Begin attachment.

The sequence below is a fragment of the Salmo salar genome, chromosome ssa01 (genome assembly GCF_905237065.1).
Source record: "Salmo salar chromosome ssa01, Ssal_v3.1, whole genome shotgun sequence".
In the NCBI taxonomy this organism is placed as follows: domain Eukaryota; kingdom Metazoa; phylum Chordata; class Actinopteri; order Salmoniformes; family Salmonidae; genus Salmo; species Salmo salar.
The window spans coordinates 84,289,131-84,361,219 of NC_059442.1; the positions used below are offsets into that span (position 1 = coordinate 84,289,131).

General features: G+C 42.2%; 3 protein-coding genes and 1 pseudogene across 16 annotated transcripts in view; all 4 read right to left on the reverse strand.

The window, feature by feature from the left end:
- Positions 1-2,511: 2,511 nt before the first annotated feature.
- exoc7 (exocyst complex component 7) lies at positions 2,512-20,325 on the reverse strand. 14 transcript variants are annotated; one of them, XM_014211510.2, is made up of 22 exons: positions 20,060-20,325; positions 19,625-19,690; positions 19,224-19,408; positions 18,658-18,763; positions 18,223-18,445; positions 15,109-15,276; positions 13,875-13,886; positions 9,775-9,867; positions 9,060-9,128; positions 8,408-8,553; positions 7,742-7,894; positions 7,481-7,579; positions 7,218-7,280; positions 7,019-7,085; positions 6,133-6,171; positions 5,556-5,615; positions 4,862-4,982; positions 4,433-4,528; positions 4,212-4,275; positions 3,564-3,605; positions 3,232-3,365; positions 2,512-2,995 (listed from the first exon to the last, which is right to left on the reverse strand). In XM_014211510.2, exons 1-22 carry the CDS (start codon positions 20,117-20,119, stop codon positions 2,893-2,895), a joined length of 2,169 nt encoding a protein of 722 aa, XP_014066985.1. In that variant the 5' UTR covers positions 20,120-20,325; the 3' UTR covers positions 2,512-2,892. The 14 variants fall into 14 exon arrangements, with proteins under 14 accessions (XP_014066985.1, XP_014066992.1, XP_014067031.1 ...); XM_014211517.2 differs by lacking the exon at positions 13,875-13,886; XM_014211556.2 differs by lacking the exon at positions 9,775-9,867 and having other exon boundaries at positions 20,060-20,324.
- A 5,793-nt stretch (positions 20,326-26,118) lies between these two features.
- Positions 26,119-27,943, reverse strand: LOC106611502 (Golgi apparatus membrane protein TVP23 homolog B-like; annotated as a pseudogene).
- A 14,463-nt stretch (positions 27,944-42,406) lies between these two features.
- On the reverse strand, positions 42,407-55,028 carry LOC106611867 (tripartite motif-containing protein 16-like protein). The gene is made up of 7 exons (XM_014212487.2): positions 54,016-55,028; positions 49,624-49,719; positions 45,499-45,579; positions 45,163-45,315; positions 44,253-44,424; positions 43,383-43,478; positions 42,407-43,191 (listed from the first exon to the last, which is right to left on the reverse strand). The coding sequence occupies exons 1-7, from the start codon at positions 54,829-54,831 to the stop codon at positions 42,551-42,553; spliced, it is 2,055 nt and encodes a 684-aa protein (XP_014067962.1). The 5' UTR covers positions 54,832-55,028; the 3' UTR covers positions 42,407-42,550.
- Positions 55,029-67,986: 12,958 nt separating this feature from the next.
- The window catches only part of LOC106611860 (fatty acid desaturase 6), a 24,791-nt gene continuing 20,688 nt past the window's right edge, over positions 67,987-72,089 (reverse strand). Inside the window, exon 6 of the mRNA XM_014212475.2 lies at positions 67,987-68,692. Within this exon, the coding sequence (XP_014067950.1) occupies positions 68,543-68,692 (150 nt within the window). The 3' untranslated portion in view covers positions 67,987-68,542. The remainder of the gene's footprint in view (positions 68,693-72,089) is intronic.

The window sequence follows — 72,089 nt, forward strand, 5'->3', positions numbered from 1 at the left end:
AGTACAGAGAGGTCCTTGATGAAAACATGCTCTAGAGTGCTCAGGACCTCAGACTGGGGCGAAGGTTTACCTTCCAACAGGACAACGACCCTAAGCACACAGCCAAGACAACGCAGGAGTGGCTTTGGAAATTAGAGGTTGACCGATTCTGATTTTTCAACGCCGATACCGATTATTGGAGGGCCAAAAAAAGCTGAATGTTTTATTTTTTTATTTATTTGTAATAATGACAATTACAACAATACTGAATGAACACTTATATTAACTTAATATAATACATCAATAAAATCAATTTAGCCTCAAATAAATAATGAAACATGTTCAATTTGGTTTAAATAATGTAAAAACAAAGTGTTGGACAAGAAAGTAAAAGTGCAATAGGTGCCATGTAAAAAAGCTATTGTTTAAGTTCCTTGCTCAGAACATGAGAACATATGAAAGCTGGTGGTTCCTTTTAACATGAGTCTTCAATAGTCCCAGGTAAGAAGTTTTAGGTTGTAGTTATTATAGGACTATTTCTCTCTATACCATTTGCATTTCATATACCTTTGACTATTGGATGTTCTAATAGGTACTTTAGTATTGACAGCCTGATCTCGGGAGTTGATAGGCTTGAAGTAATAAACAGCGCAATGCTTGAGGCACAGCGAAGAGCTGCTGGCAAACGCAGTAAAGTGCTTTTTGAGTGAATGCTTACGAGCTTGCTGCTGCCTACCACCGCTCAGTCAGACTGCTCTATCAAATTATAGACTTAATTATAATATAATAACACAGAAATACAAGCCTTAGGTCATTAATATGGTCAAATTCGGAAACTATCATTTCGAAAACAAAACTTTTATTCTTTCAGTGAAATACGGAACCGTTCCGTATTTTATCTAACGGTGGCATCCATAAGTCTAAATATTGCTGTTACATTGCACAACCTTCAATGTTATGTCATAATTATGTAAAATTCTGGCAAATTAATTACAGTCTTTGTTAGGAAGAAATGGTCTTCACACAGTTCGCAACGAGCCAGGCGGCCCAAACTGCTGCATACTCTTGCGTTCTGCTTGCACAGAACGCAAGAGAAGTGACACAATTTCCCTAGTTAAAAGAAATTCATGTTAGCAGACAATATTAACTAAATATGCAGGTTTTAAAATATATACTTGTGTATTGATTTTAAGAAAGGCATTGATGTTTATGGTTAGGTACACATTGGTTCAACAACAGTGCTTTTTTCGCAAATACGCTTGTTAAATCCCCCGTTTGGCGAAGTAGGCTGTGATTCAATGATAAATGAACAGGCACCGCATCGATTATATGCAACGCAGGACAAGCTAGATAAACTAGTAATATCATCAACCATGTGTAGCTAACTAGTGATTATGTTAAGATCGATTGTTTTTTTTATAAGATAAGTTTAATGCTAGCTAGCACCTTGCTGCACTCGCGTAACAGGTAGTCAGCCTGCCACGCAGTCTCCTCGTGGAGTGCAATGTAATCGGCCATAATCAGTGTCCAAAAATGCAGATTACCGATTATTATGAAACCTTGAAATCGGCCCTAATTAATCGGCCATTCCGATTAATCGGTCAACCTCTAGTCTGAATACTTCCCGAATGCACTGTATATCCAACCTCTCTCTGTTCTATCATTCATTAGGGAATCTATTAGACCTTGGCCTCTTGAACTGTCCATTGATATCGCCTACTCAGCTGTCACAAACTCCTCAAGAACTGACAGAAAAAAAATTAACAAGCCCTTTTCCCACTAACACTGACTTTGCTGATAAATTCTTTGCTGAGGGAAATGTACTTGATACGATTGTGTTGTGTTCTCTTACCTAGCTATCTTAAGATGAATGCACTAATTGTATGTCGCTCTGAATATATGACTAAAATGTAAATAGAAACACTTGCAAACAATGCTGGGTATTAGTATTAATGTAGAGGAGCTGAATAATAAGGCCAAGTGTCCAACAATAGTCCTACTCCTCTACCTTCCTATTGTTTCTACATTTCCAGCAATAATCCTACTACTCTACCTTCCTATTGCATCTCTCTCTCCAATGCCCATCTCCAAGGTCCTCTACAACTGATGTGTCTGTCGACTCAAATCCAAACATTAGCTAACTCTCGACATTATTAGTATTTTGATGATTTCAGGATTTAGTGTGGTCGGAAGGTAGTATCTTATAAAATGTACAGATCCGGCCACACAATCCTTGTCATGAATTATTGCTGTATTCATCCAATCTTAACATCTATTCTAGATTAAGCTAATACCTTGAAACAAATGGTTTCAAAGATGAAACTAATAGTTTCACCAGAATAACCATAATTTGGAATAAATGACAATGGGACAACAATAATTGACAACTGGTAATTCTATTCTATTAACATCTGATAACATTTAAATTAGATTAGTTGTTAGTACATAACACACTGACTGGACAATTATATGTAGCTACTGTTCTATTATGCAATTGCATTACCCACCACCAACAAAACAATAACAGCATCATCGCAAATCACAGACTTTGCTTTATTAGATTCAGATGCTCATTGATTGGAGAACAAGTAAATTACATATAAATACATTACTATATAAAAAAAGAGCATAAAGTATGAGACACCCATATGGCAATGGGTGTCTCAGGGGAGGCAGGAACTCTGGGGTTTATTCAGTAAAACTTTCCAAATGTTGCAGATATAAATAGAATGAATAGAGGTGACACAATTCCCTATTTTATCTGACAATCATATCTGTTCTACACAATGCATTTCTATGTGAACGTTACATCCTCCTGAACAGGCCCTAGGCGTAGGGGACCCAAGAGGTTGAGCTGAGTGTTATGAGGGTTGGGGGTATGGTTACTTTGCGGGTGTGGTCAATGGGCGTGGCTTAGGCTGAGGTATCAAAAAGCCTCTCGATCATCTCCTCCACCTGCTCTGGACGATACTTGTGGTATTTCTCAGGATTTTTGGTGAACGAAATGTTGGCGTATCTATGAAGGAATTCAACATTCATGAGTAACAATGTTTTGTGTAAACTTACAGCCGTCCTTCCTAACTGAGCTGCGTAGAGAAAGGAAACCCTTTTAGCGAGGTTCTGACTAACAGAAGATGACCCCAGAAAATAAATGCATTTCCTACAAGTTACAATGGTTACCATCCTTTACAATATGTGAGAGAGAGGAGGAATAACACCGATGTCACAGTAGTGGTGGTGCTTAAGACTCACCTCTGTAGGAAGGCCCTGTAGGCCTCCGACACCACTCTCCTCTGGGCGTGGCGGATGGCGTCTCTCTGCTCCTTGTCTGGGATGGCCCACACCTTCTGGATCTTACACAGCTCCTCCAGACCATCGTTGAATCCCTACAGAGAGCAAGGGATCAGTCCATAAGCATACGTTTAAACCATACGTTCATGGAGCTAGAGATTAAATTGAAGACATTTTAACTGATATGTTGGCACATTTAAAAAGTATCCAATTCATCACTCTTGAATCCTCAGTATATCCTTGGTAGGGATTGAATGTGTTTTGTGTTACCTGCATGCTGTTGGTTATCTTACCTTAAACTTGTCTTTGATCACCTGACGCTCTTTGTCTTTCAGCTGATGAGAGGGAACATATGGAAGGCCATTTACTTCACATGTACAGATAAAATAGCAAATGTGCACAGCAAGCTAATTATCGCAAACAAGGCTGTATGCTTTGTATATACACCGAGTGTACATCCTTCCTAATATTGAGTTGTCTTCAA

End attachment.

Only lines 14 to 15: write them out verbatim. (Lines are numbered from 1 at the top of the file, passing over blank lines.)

- The window catches only part of LOC106611860 (fatty acid desaturase 6), a 24,791-nt gene continuing 20,688 nt past the window's right edge, over positions 67,987-72,089 (reverse strand). Inside the window, exon 6 of the mRNA XM_014212475.2 lies at positions 67,987-68,692. Within this exon, the coding sequence (XP_014067950.1) occupies positions 68,543-68,692 (150 nt within the window). The 3' untranslated portion in view covers positions 67,987-68,542. The remainder of the gene's footprint in view (positions 68,693-72,089) is intronic.

The window sequence follows — 72,089 nt, forward strand, 5'->3', positions numbered from 1 at the left end: